The iWork in the cloud, plus the promised rev of these apps later this year, is big news for Microsoft Office. As always, compatibility -- with Office and with Windows -- is a big issue, so running in the browser is the a great way to solve that.

My overall impression is that Apple continues to plod away with reasonable, incremental improvements to their platforms. Not much here is as revolutionary as some of the really big announcements we saw at recent WWDCs (iPhone 4, iCloud, Retina, etc.) but that's okay by me: I'll be upgrading as soon as I can.

Apple Developer


Sunday, June 02, 2013

The future of college

College is such a critical part of modern life that sometimes we forget the difference between “college” and “education”.  Now that my children are closing in on that age, I’ve been thinking about it more.  How is college changing? How can I ensure my kids get the right education?

There are plenty of books (and seminars and consultants) that explain how to get into top colleges, but I don’t really want a how-to manual (maybe it’s my liberal arts education :-). This book, a well-written summary of the bigger and more important trends, was exactly what I needed. The author, Jeffrey Selingo, is a long-time editor of the Chronicle of Higher Education, so his natural audience is people in the academic community, but I found it to be a good overview for interested parents too.

Higher education is in the midst of one of its biggest transformations ever.  Maybe you don’t need to worry just yet If you’re a tenured professor at a reasonably good school, but frankly if you’re just starting to consider a career in academia, you better think carefully because the reset that universities are undergoing will almost certainly make jobs in the Ivory Tower very different just a few years from now. Clay Christenson (The Innovator’s Dilemma) says the disruption is so big that in fifteen years half of universities will be bankrupt.

Technology is the immediate driver of urgency, but as Selingo notes, the problems in higher education are deeper and result from decades of societal attitudes and government policies that focus on the degree itself, as though no dollar amount is too much to justify additional spending on college.

It’s a vicious cycle.  See Bennett’s hypothesis:  “increases in financial aid in recent years have enabled colleges and universities blithely to raise their tuitions, confident that Federal loan subsidies would help cushion the increase”.  Academics will tell you the evidence for this is controversial, but to me it seems self-evident when you look at the rise of “resort colleges” with their expensive – but to immature 18-year-olds, appealing – amenities. When it can easily cost $200K to send a kid to a four-year college, there had better be a lot more value than free ice cream trucks (true story: Hill Point University in North Carolina uses that as one of its many gimmicks incentives  to persuade trick high school seniors into getting their parents to pay the outrageous tuition).

It’s not just tuition prices that are going up, even beyond whatever Baumol’s cost disease predicts. There’s grade inflation of course (did you know that 91% of Harvard students graduate with honors?)  but also an inflation in degrees themselves: with so many low-quality college degrees, it’s getting to the point where you need a master’s degree to stand out, with almost 700K awarded in 2009.  As Selingo writes (p10), "The number of people with a master's degree is now about equal to those with at least a bachelor's degree in's probably only a matter of time before the doctorate is the new master's degree".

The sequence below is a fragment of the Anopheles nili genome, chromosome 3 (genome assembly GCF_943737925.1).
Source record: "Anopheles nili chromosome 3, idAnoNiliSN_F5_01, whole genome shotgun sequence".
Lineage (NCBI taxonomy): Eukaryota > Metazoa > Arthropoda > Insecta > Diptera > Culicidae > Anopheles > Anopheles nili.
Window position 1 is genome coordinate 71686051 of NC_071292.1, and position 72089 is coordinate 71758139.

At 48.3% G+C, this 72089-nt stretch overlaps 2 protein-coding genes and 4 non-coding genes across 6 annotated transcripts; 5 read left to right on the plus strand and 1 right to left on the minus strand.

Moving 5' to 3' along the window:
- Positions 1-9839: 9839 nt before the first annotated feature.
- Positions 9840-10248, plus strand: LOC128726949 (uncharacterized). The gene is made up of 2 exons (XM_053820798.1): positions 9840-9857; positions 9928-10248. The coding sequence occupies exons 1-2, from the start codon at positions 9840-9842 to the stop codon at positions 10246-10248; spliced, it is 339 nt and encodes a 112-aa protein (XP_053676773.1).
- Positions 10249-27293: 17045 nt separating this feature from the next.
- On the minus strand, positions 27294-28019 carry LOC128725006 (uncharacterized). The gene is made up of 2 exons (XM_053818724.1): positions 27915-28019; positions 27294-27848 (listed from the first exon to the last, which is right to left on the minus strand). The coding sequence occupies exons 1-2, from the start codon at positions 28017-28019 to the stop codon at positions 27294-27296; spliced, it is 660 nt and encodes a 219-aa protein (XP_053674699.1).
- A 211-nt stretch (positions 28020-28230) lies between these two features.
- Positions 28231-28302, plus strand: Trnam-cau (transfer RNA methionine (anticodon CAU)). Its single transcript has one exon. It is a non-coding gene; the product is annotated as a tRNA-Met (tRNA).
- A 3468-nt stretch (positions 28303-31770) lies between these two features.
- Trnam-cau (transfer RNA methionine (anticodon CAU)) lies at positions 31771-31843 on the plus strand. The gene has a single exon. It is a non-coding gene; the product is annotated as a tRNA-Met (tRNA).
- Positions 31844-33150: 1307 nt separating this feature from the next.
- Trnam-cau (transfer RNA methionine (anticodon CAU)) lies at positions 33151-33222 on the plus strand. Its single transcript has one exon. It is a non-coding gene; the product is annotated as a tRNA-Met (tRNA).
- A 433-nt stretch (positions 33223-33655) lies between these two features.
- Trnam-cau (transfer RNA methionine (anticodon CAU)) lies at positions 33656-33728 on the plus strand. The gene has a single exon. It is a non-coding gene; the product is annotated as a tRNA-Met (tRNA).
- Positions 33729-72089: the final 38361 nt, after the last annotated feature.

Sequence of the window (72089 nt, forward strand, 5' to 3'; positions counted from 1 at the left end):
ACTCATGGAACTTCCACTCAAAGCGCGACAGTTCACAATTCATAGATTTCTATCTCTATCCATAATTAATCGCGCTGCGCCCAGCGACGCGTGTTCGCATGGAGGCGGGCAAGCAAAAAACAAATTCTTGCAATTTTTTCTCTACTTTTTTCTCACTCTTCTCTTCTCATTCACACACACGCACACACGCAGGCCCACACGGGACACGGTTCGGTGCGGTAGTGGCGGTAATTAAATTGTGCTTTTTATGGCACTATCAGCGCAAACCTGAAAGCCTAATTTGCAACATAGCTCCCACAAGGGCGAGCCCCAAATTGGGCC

But the same forces that disrupted the music industry, then journalism, are now coming to universities, and for a similar reason: much easier distribution of information. Some of that, obviously, is the rise of online learning (the book goes into details everything from Khan Academy to Coursera), but better information affects more than just the learning itself. 

For example, it’s much easier to find a good college using several amazing new online resources: Naviance, the excellent detailed database of colleges which most good high schools already subscribe to, and ConnectEDU, which uses a student’s academic record to predict the best fits for colleges and majors. I think resources like this are much more valuable than the newly-fashionable parent-child college tours, which are really more of a family bonding experience than an objective way to learn about colleges.  Who on earth would make a decision based on the impressions of a quick visit – many of which, Selingo notes, are now guided tours put together by the same people who plan experiences at Disneyland.

Information is causing another disruption, thanks to new transparency about the the true ROI for individual colleges and majors. Virginia law requires its colleges to to publish data about the salary earnings of their graduates. In other states, even when colleges don’t want that information published, the company Payscale ranks schools using their extensive data about starting as well as mid-career salaries of their alums. The results are not good news for many schools, and you can see why a shakeout is long overdue.

If you or your kid are one of the few (one out of five, according to psychologist William Damon) who knows what they want to do in life, the coming changes to higher education will seem natural and overdue. For other kids, though (and their parents), the information in this book is indispensible: see his suggestions about overseas study, time off before/during college, preparing better in high school.

My college education, as wonderful as it was for me, will seem quaint and largely irrelevant much faster than we think. This book is a great introduction to how it will change.